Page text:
New Plays, New Chapters: A Cambridge Playwright Tells a Story of Rediscovery

"Rosanna's play tells a beautiful, seldom told middle-age love story, unfolding in our own backyard, with the freshness and smart sensibility of a young independent filmmaker."— Peter DuBois

A new play can spark from anything — an idea, an evocative image, a single line of text. Cambridge writer Rosanna Yamagiwa Alfaro's new play Before I Leave You started with a tumble. "A few years ago, I was preparing paella for guests, lifted up the heavy skillet, and, propelled by unsenn forces, tumbled backwards and landed on the kitchen floor," she says. "For no real reason I felt this was the beginning of the end."

The play that Alfaro wrote shows few traces of that particular situation, but it captures the moment we intuit that everything could change and that our comfortable, set lives may hold new and unsettling discoveries just around the corner. As Alfaro started to turn her real-life scare into a play, it crystallized around four fictional friends, each with their own particular concerns. Jeremy, a 64-year-old Jewish writer, works on his next great novel; his spike-heeled sister Trish is just out of work as a realtor; his best friend Koji is angling to direct King Lear; Koji's wife Emily is trying to maintain ties with her increasingly estranged son.

The quartet has been friends for decades, making their careers, raising a child, and meeting for often boisterous conversation at the Royal East, a Chinese restaurant in Central Square. They are satisfied with the consistent pleasures of their routine lives and have accepted the compromises they made years ago. As Alfaro says of her own Harvard Square life, "I could never consider leaving Cambridge because of my friends. When you've lived in a place for so long, you have your friends' books in your bookcases, their paintings on your walls. You meet for teas and lunches and dinners. You bump into someone you know every time you run an errand in the Square."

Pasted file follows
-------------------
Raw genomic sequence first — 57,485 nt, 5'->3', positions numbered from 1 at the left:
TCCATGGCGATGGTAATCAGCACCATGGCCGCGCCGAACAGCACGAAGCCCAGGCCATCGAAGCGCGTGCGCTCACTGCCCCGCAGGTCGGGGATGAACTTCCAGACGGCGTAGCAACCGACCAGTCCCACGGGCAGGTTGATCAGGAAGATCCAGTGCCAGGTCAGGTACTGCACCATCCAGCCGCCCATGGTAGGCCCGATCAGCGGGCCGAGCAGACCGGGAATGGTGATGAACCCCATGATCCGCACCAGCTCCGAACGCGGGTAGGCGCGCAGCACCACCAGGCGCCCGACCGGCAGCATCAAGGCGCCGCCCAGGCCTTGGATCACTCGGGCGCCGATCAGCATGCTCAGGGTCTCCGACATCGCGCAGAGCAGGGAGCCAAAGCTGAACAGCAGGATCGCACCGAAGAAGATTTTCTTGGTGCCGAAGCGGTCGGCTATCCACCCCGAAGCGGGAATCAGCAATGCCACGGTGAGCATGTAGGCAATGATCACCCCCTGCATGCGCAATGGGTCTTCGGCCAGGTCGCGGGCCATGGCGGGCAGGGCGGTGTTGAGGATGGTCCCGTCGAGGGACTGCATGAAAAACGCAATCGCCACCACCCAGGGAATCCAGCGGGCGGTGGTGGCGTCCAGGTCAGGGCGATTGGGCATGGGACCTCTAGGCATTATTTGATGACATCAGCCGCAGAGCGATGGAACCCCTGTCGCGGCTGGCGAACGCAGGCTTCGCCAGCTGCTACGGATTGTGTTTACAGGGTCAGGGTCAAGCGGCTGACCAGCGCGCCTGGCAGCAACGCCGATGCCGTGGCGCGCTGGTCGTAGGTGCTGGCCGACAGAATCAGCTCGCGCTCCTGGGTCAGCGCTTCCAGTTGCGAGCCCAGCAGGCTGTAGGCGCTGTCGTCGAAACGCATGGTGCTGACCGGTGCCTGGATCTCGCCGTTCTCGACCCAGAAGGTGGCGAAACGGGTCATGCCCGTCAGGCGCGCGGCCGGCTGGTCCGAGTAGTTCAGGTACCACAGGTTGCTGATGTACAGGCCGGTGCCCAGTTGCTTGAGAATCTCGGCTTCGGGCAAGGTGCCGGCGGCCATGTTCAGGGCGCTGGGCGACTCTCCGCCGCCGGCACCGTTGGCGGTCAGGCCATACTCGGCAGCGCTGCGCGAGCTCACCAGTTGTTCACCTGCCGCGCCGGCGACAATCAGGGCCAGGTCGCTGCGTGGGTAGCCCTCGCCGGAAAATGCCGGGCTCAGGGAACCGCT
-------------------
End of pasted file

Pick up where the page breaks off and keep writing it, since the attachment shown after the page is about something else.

The possibility of shaking up that long-held balance held real dramatic potential for Alfaro. What if there was a new chapter in our lives, just about to begin? Disrupting the status quo started with a bump in Jeremy's health, an unexplained shortness of breath. "This is the first time anything like this has happened," Jeremy says in the play. "It's funny — when you are young 'the first time' means something great, but when you're our age 'the first time' means a heart attack of a stroke."

Alfaro, in her seventies, views the inner emotional lives of the retired and retiring with a candor and a sense of vigor rarely seen on American stages where characters past a certain age are often relegated to supporting parts. Alfaro instead puts characters in their sixties front and center, emphasizes their intelligence and sexuality, and isn't afraid to show them in unsympathetic moments. These qualities make Alfaro a surprising and fresh voice on a field cluttered with "emerging" playwrights in their twenties and thirties.

For those Cantabrigians who know Alfaro, though, she has a particularly personal appeal. "I'm a very good listener and not above stealing my friends' best lines and putting them in my plays," she says. "I tell all my friends I've based my characters on them so they better come to the show."

Charles Haugland

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